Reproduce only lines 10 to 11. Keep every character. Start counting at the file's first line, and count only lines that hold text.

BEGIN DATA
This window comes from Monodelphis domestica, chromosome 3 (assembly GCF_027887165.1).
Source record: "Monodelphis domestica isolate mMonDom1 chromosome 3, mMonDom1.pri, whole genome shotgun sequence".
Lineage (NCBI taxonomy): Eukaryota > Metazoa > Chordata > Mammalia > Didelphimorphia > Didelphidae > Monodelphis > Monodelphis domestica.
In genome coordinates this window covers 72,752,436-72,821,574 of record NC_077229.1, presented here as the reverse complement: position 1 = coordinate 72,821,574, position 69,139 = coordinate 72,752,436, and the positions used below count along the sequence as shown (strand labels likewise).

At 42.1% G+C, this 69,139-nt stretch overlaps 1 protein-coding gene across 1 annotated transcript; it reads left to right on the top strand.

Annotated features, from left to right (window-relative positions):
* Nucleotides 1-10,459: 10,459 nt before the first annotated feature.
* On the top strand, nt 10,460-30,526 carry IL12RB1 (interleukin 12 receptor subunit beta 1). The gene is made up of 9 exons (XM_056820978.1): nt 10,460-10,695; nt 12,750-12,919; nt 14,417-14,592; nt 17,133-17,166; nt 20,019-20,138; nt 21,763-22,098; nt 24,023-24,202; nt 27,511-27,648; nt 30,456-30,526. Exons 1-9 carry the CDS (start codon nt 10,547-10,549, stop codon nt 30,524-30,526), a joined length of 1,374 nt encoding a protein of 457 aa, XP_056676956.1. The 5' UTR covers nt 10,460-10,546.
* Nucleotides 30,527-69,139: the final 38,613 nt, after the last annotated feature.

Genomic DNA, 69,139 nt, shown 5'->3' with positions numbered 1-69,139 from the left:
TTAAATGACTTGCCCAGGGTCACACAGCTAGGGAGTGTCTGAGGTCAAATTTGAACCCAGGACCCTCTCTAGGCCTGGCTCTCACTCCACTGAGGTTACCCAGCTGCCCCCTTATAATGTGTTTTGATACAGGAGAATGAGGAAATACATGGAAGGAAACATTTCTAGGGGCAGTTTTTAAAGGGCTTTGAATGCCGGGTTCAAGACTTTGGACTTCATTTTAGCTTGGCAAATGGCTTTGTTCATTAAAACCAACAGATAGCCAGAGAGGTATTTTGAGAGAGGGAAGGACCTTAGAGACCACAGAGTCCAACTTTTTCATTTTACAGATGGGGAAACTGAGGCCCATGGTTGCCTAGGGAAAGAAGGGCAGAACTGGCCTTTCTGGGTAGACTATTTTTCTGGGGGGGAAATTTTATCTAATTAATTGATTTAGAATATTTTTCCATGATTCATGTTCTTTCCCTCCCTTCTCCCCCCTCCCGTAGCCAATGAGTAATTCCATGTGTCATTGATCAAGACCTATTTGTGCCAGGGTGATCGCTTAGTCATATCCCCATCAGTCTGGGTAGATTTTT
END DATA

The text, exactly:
Genomic DNA, 69,139 nt, shown 5'->3' with positions numbered 1-69,139 from the left:
TTAAATGACTTGCCCAGGGTCACACAGCTAGGGAGTGTCTGAGGTCAAATTTGAACCCAGGACCCTCTCTAGGCCTGGCTCTCACTCCACTGAGGTTACCCAGCTGCCCCCTTATAATGTGTTTTGATACAGGAGAATGAGGAAATACATGGAAGGAAACATTTCTAGGGGCAGTTTTTAAAGGGCTTTGAATGCCGGGTTCAAGACTTTGGACTTCATTTTAGCTTGGCAAATGGCTTTGTTCATTAAAACCAACAGATAGCCAGAGAGGTATTTTGAGAGAGGGAAGGACCTTAGAGACCACAGAGTCCAACTTTTTCATTTTACAGATGGGGAAACTGAGGCCCATGGTTGCCTAGGGAAAGAAGGGCAGAACTGGCCTTTCTGGGTAGACTATTTTTCTGGGGGGGAAATTTTATCTAATTAATTGATTTAGAATATTTTTCCATGATTCATGTTCTTTCCCTCCCTTCTCCCCCCTCCCGTAGCCAATGAGTAATTCCATGTGTCATTGATCAAGACCTATTTGTGCCAGGGTGATCGCTTAGTCATATCCCCATCAGTCTGGGTAGATTTTT